This was a book I had seen before, in bookstores and on lists of good books to read, but had always ignored it because of the cover since, well, whenever I saw it I thought "Cowboys vs Indians? Pass, not my thing" and ironically it was the coverflip of the book that got me interested in it (for those who don't want to read the whole article, which is odd since you obviously want to read a book review, it's changing the cover of books if the author was of the other gender and how you think the marketing would have been done differently). This is ironic because that coverflip completely misrepresents the book and the book's actual, more abstract cover is closer to the real thing, although funny enough the blog where I pulled the cover image from seems to agree with me, having the book come off as "the problems of a girl" instead of "the problems of a guy" does feel just a bit more interesting and appealing to me. Hmm. In any case, shortly after that I saw it at the library, grabbed it, and put it high up on my to-read pile just to make sure I actually got through it this time and wasn't turned off by the cover again.
The Absolutely True Diary of a Part-time Indian by Sherman Alexie Art by Ellen Forney
Summary: Junior lives on the Rez with his family and few friends and one day just gets fed up with his school and how his entire future is a bit hopeless and switches to the all-white school over 20 miles away to try and change his life.
The Good: Junior is more mature than realistically most kids would be at his age but I think that was a necessary choice since with all of the things going on in his life the book needs a more mature narrater who can pick up on and explain the situation to the reader a bit more fully than they might have (especially since the target age group is 12-16 year olds, I know that I would have missed one or two things at that age if Junior hadn't explained them). I also don't mind this choice since I ended up really enjoying this story and how it never shied away from the complicated parts of Junior's life and didn't necessarily try to provide solutions where none actually exist. Yet the story also didn't forget to show the good parts of Junior's life as well, such as how even though his parents were drunks they did love him and care for him as best as they can, that he loved them back and that this wasn't a bad thing at all, just another complicated part of his life. And I was also surprised by how much I liked the illustrations, not really on a technical or aesthetically level (although the notes in the back about how they chose all the different styles to include made me appreciate them more) but they just worked well with the story and felt like a natural part of it, not as if it had been added in later but as if it had been planned from the very start.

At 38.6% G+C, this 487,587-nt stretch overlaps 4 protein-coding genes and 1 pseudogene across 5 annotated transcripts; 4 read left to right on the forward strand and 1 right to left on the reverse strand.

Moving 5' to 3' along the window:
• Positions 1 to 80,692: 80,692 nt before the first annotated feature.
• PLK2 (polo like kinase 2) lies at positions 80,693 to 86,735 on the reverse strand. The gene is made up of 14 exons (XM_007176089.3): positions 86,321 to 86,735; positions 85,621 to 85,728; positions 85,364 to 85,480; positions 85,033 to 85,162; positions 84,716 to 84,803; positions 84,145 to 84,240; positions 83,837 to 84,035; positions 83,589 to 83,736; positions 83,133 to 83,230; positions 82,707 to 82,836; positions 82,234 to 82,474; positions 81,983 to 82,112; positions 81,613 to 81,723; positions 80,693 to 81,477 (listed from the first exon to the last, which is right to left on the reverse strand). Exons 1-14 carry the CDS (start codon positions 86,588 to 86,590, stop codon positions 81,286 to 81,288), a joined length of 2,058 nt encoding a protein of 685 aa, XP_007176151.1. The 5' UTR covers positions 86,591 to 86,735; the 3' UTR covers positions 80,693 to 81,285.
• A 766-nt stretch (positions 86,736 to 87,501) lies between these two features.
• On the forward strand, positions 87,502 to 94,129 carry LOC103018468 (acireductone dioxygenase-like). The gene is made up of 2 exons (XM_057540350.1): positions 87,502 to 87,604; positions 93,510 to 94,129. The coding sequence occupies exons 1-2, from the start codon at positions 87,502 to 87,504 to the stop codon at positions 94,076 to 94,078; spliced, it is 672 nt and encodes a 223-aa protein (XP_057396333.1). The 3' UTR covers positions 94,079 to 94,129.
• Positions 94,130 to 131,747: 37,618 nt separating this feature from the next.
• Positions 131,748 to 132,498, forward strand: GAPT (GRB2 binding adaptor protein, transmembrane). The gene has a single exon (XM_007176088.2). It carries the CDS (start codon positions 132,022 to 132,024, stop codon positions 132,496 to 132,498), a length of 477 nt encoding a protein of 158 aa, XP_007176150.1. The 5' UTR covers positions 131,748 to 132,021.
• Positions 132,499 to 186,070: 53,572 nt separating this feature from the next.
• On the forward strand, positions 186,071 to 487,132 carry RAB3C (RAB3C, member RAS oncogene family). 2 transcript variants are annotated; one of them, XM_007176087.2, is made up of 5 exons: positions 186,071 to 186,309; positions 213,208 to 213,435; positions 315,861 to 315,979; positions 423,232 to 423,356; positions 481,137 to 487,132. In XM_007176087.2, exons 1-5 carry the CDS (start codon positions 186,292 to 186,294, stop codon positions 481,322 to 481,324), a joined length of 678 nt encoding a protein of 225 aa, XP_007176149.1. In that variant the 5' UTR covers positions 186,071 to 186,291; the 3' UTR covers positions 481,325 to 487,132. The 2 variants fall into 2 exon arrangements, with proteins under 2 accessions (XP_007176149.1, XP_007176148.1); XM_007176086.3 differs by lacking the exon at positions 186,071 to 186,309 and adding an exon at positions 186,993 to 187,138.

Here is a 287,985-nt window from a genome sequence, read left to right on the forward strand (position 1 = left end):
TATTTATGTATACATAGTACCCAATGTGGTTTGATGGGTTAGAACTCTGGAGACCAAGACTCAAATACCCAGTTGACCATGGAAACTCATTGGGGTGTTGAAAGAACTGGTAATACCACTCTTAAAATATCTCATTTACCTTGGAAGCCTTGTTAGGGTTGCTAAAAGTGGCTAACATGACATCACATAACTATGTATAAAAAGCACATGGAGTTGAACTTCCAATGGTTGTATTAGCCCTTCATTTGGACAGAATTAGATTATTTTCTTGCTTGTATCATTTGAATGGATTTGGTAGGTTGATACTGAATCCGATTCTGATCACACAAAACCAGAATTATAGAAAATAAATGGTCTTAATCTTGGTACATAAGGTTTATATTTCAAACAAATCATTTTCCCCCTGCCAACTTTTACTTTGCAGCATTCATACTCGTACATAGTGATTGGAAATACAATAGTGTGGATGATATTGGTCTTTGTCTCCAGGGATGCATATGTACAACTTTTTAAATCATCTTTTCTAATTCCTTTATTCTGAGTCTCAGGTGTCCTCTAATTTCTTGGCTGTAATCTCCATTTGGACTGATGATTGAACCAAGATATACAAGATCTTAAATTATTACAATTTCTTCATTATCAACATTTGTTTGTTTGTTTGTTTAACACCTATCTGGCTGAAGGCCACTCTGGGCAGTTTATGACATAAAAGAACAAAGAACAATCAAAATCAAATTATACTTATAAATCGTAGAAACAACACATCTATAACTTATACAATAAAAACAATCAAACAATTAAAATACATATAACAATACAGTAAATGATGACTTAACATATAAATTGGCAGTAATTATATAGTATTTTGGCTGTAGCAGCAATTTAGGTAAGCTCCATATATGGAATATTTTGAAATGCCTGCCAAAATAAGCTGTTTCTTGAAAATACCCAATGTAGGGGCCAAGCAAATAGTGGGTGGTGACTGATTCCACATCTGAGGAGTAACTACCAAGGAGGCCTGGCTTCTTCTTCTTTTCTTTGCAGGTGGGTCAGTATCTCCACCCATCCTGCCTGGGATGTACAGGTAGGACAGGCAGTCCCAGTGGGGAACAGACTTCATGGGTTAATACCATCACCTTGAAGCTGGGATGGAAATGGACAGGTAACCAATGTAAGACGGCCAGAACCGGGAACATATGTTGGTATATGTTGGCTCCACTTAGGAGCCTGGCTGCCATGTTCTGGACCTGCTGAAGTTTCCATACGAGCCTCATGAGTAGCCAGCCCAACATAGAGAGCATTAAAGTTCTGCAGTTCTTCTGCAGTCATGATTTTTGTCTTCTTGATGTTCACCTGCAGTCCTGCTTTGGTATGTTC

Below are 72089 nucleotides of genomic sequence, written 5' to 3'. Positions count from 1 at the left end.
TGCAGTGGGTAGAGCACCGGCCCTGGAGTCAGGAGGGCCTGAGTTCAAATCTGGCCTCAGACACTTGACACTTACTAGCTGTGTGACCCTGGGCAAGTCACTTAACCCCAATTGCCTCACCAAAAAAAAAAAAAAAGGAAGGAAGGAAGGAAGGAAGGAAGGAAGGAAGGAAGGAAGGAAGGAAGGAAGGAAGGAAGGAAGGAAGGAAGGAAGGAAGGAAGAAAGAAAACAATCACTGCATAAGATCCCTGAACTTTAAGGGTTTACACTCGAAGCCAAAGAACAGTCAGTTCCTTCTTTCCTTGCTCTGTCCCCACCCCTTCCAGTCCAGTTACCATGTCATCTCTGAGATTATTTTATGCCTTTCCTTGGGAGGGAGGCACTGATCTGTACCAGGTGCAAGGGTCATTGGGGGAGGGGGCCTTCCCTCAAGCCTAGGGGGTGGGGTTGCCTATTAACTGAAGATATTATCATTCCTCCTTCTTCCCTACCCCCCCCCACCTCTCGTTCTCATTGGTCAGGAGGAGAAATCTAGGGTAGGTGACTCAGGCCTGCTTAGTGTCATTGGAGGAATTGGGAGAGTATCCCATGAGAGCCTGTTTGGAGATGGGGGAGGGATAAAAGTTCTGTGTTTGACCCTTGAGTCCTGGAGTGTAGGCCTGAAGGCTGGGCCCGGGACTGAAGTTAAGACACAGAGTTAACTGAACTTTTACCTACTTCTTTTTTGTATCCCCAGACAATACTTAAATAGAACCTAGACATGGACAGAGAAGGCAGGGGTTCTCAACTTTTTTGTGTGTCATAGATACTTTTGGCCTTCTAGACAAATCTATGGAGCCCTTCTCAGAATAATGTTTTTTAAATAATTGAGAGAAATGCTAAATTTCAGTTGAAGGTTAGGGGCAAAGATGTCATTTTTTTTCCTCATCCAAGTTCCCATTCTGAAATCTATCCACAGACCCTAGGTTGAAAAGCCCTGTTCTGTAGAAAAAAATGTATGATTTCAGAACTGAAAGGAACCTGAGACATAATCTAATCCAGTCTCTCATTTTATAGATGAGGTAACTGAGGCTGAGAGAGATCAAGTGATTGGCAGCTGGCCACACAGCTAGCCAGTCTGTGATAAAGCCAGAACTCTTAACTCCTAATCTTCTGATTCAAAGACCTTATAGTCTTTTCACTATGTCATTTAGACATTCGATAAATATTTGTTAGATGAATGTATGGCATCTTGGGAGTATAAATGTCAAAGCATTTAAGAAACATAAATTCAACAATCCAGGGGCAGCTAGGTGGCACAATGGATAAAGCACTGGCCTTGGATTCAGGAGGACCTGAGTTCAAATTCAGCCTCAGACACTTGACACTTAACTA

The Bad: I'm a little torn on how it ended, while things have changed in Junior's life for good and for ill in the end it felt like still not a lot had changed. I'm not sure what could have been done differently however, for Junior to have been at a crossroads in his life where he could have made major changes he would have needed to be much older, say about to go to college, and I don't think the story would have worked as well if it was set over so many years, I suppose I would have just liked this story to have ended on a definitive event instead of the "life goes on" ending it had which is ultimately the most realistic one it could have had.
In the end I'm giving this book a 4 out of 5 for being a book I truly enjoyed and think would actually be a great book for middle/high schoolers to read, one I certainly would have enjoyed much more than many that I had to read, although I don't think I'll be picking up a copy for myself since it's not a book I think I'll feel the need to reread anytime soon.